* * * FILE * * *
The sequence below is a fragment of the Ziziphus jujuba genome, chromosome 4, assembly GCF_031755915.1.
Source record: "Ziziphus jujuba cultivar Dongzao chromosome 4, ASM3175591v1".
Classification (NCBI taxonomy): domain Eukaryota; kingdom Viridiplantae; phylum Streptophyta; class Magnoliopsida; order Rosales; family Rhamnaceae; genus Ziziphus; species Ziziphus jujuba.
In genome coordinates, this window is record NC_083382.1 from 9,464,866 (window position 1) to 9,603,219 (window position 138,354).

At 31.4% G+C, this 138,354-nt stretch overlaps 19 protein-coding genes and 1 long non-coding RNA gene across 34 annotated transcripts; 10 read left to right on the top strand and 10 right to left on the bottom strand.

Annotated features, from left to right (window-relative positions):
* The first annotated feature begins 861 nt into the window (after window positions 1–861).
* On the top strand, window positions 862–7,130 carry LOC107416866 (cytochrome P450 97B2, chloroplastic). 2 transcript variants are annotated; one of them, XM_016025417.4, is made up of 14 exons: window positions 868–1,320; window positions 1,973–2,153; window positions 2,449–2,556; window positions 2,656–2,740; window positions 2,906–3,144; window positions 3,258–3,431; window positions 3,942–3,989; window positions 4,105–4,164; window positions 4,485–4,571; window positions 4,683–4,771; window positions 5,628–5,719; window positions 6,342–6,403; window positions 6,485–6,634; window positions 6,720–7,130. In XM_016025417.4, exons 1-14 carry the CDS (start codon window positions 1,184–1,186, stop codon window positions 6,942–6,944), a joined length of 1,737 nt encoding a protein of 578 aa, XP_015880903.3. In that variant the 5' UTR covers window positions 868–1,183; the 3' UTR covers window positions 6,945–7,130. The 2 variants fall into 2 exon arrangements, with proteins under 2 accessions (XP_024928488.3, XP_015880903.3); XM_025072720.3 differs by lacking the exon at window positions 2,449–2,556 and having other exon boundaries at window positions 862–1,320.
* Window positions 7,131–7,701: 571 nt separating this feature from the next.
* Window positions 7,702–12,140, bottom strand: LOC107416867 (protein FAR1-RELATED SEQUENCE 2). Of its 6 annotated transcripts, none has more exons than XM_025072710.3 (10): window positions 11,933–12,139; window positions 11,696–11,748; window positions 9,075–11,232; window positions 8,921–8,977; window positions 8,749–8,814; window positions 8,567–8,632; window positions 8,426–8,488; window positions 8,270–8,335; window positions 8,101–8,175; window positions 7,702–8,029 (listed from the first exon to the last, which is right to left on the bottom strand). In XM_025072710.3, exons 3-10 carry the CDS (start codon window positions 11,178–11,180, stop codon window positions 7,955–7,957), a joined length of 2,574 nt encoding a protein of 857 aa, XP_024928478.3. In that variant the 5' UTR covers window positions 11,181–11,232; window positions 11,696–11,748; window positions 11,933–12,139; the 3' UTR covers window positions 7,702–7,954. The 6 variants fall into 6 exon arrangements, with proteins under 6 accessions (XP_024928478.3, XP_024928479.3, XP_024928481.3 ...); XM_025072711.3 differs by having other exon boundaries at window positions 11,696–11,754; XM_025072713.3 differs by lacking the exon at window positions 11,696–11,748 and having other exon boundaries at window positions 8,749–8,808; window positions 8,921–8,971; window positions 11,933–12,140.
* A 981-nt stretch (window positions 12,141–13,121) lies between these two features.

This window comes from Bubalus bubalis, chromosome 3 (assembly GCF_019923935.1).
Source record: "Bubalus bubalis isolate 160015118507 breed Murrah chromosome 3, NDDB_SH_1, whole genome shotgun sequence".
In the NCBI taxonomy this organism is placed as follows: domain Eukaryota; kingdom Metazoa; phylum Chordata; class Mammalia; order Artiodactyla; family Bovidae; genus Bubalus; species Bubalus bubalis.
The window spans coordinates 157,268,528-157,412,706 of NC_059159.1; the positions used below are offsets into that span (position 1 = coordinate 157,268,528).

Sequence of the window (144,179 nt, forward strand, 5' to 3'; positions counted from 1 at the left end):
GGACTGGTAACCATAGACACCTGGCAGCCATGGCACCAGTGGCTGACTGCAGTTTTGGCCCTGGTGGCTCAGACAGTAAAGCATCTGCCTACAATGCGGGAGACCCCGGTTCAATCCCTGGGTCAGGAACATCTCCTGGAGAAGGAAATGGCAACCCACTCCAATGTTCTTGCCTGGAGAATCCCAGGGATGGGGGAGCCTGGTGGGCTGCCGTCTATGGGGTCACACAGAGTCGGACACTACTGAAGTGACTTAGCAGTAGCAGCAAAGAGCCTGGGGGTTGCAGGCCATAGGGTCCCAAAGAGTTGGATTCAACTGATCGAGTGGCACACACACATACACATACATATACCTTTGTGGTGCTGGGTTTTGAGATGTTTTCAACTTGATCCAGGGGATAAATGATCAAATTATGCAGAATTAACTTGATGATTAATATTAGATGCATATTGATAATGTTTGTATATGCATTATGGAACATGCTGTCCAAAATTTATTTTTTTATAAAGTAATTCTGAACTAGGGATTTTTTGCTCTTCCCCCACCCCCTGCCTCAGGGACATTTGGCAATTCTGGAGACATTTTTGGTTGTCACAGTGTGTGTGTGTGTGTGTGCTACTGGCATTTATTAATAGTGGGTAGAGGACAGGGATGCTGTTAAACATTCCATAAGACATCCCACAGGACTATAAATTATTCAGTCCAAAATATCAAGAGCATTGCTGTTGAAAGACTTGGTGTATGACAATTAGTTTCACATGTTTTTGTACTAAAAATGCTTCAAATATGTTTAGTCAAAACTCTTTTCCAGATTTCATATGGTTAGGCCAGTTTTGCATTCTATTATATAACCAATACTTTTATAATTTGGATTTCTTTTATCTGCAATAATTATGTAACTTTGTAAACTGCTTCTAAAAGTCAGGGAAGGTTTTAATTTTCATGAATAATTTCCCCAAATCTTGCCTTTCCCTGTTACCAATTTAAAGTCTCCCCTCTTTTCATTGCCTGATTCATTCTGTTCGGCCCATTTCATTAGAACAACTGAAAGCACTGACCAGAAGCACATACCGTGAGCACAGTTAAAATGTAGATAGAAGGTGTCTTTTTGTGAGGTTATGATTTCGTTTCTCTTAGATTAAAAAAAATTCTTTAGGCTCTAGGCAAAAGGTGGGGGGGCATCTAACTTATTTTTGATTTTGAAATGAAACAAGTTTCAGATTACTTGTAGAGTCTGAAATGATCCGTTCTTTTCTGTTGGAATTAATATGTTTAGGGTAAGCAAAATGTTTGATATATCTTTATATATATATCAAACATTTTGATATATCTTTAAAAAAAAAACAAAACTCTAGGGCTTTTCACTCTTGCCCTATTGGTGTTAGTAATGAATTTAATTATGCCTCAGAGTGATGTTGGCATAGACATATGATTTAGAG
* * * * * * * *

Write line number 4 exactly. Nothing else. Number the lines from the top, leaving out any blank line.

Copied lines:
In genome coordinates, this window is record NC_083382.1 from 9,464,866 (window position 1) to 9,603,219 (window position 138,354).